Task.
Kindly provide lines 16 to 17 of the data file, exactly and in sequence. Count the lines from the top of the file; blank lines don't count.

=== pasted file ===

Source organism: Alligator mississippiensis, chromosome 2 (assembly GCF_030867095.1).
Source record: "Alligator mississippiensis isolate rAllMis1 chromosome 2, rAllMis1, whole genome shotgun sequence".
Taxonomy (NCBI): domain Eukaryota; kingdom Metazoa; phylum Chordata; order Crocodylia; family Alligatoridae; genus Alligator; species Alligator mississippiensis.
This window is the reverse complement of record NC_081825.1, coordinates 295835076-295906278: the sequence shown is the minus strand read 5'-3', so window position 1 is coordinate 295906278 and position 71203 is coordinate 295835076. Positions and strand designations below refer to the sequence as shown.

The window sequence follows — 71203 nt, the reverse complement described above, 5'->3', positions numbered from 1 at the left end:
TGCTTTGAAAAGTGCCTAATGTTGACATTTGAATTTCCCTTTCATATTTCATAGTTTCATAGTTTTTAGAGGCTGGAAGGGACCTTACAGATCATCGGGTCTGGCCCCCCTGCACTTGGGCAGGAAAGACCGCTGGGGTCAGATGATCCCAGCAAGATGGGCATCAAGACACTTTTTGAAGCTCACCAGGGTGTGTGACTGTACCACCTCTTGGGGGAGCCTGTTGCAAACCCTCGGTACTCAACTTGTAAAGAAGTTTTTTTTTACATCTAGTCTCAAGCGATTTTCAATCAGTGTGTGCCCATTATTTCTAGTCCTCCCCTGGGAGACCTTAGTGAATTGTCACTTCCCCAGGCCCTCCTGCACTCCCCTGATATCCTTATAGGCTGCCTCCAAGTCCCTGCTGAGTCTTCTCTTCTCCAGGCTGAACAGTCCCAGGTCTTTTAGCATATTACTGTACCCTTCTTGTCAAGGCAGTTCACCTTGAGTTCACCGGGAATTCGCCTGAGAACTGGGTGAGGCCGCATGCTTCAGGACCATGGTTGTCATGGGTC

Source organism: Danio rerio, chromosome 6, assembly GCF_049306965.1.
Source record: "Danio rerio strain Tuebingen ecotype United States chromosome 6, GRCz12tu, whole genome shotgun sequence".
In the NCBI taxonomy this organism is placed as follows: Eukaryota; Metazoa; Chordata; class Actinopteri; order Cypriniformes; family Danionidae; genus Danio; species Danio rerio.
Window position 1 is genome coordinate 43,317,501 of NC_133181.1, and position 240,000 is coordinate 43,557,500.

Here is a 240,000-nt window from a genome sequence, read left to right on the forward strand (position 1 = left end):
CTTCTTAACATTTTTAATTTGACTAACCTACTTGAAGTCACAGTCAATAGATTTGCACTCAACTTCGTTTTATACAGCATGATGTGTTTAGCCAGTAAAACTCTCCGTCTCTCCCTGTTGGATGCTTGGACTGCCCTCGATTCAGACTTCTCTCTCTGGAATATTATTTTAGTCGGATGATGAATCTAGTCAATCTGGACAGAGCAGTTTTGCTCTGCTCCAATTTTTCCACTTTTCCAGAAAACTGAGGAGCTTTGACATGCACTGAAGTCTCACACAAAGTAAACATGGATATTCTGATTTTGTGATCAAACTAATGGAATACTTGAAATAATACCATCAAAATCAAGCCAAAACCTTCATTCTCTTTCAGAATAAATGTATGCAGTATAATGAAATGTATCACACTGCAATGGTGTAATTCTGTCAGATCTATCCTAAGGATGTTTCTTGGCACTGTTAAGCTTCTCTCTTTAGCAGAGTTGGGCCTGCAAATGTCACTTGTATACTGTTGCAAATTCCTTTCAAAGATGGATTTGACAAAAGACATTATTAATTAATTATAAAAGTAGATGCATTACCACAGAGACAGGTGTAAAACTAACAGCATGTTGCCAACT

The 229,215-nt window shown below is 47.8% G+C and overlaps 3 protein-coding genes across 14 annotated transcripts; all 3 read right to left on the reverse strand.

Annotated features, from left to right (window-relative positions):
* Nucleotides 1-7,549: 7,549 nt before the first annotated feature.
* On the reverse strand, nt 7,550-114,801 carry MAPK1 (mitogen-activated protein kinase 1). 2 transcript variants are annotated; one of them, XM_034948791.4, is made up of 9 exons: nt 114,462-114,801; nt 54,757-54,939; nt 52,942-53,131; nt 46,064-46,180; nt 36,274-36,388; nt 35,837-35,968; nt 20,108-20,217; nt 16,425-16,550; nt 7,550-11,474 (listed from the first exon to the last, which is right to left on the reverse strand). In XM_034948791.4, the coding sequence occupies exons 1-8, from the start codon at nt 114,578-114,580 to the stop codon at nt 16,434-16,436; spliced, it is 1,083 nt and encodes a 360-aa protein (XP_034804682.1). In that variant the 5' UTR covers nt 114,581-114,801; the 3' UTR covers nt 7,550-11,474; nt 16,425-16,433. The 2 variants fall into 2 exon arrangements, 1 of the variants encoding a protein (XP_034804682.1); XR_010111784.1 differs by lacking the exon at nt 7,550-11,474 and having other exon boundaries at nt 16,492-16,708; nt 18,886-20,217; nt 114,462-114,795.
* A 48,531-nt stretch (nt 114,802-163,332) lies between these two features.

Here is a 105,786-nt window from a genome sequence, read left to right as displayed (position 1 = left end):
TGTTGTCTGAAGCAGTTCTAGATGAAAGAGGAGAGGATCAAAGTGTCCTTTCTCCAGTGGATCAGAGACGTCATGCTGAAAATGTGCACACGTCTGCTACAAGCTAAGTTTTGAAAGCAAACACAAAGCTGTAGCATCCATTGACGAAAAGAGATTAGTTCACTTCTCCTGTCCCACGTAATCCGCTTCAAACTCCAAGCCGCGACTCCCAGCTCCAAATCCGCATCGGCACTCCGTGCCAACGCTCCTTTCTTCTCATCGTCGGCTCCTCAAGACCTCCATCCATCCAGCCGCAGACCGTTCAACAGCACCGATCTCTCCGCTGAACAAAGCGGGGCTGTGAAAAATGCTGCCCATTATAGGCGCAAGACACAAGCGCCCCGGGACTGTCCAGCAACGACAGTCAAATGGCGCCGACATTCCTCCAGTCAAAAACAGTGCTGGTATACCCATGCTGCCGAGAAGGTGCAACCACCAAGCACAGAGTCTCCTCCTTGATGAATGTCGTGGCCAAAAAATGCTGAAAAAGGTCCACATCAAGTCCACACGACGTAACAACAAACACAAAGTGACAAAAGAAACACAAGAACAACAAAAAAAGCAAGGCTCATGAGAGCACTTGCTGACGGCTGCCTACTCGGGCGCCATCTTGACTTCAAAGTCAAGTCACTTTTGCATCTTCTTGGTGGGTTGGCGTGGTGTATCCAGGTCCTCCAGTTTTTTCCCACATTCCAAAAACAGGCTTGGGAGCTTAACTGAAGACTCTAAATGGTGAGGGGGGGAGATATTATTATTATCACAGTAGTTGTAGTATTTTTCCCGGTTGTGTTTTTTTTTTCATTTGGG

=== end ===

* On the reverse strand, nt 7,550-114,801 carry MAPK1 (mitogen-activated protein kinase 1). 2 transcript variants are annotated; one of them, XM_034948791.4, is made up of 9 exons: nt 114,462-114,801; nt 54,757-54,939; nt 52,942-53,131; nt 46,064-46,180; nt 36,274-36,388; nt 35,837-35,968; nt 20,108-20,217; nt 16,425-16,550; nt 7,550-11,474 (listed from the first exon to the last, which is right to left on the reverse strand). In XM_034948791.4, the coding sequence occupies exons 1-8, from the start codon at nt 114,578-114,580 to the stop codon at nt 16,434-16,436; spliced, it is 1,083 nt and encodes a 360-aa protein (XP_034804682.1). In that variant the 5' UTR covers nt 114,581-114,801; the 3' UTR covers nt 7,550-11,474; nt 16,425-16,433. The 2 variants fall into 2 exon arrangements, 1 of the variants encoding a protein (XP_034804682.1); XR_010111784.1 differs by lacking the exon at nt 7,550-11,474 and having other exon boundaries at nt 16,492-16,708; nt 18,886-20,217; nt 114,462-114,795.
* A 48,531-nt stretch (nt 114,802-163,332) lies between these two features.